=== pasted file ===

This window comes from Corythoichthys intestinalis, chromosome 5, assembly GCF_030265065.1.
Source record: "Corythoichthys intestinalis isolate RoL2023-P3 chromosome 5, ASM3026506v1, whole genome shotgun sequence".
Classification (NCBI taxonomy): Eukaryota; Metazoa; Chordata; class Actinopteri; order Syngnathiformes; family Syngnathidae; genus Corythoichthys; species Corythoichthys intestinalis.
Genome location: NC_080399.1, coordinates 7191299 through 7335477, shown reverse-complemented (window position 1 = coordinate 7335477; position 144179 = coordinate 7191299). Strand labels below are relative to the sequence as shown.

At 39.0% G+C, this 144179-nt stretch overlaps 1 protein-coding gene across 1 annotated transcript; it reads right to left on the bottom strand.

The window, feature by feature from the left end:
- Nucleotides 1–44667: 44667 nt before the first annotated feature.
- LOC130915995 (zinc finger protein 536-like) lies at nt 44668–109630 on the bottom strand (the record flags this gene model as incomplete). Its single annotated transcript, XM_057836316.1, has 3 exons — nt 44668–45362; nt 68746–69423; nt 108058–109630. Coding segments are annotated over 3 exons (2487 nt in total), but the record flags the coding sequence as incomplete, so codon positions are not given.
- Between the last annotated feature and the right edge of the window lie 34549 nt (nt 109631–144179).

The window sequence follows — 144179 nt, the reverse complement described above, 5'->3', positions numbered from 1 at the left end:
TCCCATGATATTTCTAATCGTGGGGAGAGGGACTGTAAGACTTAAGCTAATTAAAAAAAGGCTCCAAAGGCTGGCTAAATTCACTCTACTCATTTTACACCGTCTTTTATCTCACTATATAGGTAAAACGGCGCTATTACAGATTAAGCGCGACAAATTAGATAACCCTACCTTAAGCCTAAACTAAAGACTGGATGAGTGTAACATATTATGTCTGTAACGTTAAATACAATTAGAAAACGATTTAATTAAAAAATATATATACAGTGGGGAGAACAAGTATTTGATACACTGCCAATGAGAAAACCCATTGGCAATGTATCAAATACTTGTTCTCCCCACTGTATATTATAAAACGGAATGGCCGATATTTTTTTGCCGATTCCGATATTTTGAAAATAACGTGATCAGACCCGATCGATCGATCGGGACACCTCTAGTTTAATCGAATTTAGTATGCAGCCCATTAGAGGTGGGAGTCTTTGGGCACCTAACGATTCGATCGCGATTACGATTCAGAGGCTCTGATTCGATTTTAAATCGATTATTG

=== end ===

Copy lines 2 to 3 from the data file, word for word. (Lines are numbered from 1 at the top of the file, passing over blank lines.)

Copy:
Source record: "Corythoichthys intestinalis isolate RoL2023-P3 chromosome 5, ASM3026506v1, whole genome shotgun sequence".
Classification (NCBI taxonomy): Eukaryota; Metazoa; Chordata; class Actinopteri; order Syngnathiformes; family Syngnathidae; genus Corythoichthys; species Corythoichthys intestinalis.